Collins said that most of her knowledge is from “here and there,” so there was no need to cram before the tournament. For a few hours every day she would read big books at the library, watch reruns of the show, and dig through questions in the J! Archive, an unofficial database of old clues. “Everybody who’s won a Nobel Peace Prize is a finite list that I can memorize,” she said, nonchalantly. “Then there’s the whole wide world of physics.” Then she got sick.
Before taping, contestants were quarantined in the green room. Collins closed her eyes and lay down on the couch as the other champions watched Planes, Trains and Automobiles. And so she waited through the 30-minute episode tapings, the 15-minute breaks, the five episodes a day. When she wasn’t lying down, she spent the game wanting to put her head down. This is going to be over soon and then I don’t have to stand up anymore today, she thought.
“Julia was really, really sick,” Chu said. “She literally had to lie down in between sessions in order to recover her strength.”
Collins did not look ill in her quarterfinal match, thought her friend said she was pale and that her hand was shaking on the buzzer. She ditched her sweaters for a shiny black dress with a black belt and a pearl necklace (“I thought I would dress up a little more”). She squinted, blinked sporadically, and tilted her head, as if straining to wrestle answers from her brain. If you were to judge her by these facial gestures, you’d think she was just confused.
When she buzzed in, she was another person. The friendly aura vanished, her eyes dead, voice robotic and confident she was correct. (In fact, she knew the correct answer 92 percent of the time she buzzed in during her 20-game streak.) While Collins lost this match, her $9,100 total was enough to earn a Wild Card and advance.
In the semifinals, she was in a peculiar position for someone of Jeopardy! royalty: She stood at the third podium, the loser spot on the far right side of the television screen. From there, for the first time in 22 games, she could see the other contestants, especially when looking at Trebek.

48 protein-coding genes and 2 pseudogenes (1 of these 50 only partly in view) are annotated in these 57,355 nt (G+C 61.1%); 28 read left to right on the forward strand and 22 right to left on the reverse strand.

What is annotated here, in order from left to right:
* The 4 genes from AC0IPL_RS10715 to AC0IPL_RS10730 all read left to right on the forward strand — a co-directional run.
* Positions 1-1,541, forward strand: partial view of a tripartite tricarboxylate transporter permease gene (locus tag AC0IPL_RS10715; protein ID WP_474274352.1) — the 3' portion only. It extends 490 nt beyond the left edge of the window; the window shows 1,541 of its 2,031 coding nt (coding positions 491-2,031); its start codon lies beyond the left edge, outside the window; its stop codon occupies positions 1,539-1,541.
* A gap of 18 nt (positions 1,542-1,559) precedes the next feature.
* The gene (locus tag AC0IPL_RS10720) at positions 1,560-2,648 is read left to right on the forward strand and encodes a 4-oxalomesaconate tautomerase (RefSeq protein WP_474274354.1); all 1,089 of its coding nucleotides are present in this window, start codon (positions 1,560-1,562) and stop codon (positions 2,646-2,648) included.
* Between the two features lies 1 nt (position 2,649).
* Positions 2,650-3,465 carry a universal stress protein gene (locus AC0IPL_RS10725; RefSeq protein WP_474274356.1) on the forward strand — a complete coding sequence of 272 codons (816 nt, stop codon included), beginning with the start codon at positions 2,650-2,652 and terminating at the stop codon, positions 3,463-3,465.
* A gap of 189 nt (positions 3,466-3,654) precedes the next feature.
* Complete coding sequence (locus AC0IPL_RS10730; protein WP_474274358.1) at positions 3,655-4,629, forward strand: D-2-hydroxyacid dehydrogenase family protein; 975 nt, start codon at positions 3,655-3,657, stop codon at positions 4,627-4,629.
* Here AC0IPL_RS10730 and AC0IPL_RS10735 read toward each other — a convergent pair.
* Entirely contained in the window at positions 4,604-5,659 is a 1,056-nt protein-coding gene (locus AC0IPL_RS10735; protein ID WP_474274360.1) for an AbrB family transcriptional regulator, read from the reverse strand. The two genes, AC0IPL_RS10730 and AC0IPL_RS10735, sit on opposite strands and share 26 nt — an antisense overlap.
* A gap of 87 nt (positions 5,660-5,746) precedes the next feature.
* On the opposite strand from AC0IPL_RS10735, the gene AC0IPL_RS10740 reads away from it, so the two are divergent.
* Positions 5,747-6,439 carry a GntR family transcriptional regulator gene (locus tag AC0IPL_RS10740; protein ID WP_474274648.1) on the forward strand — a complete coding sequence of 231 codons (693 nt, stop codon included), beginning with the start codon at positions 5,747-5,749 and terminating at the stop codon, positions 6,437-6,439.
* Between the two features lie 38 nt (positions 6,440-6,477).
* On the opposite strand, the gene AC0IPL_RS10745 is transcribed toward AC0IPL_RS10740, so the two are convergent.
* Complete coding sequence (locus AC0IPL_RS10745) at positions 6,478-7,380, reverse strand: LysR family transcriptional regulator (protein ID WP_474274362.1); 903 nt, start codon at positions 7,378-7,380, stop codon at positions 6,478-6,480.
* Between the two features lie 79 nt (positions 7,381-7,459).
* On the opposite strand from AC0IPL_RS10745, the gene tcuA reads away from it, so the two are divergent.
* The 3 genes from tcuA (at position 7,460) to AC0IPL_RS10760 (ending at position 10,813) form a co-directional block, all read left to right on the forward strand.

Only 24 hours since her previous match, Collins was now visibly sick (she said she considered dropping out of the tournament that morning). Her voice was raspy and after answering questions she paused, as if about to faint. As the Final Jeopardy! song played, she leaned down on the podium, holding her head up with her hands. She still won.
Trebek floated a theory to why Collins was sick after another match:
Trebek: Julia’s under the weather, but I think that’s because you and Arthur managed to slip a little stuff into her food this morning.
Other contestant: Well, she’s still got game obviously!
Collins doesn’t know where she got the bug. After her first run on the show ended in February, she spent a month living in Paris and seven days in London to escape the brutal Chicago winter. She said she may have caught it when she went to San Francisco for a wedding. Or maybe it was from the handles of a grocery store shopping cart.
Only a few weeks ago, she was unable to stand for more than 15 minutes. She struggled to concentrate on crossword puzzles and read books, so she just watched television. “I was talking to my doctor,” she said, “and I was like, ‘Is this what it feels like to be old?’ And he was like, ‘Kind of.’ Where it doesn’t seem like there’s anything wrong with me but I can’t really do very much.” She went on: “It’s very strange to me, and very annoying, very irritating, because I can’t live my life.”
The official diagnosis: a mono-like virus that makes you really, really tired. The obvious question: Did Jeopardy! make her sick?
Her best friend and bride-to-be Liz Logan said, “I know it was hard for her, wanting to live up to her past success, having that expectation on her, and yet not having her body on her side.” Collins admits that she was slightly nervous, but said she’s no hypochondriac.
“Nervous anticipation is not abject terror or anything like that,” she said.
Chu, who doesn’t seem to sleep much these days, said he envies her. “We’re very different in the ways we’ve handled our ‘Jeopardy! fame,’” he said. “In all honesty she may be handling it better, in terms of not letting it affect her as a person or screw up her life.”
“I mean, my life is not that stressful,” Collins said, feeling better. “I don’t have a job. And I’m not really worried about that.” And how could she be stressed? She’s the second-winningest Jeopardy! contestant in history. For those who have a problem with that, she offered a charming, subtle middle finger.
“When I watch Jeopardy! I really try not to judge the contestants,” she said. “They’re strangers, people I don’t know. It’s just not how I watch the game. I don’t even notice the contestants half the time. I watch and then I forget about it.” She went on: “I don’t really like or dislike the clues. I don’t get emotionally invested. I enjoy watching the show. I’ve always enjoyed watching the show.”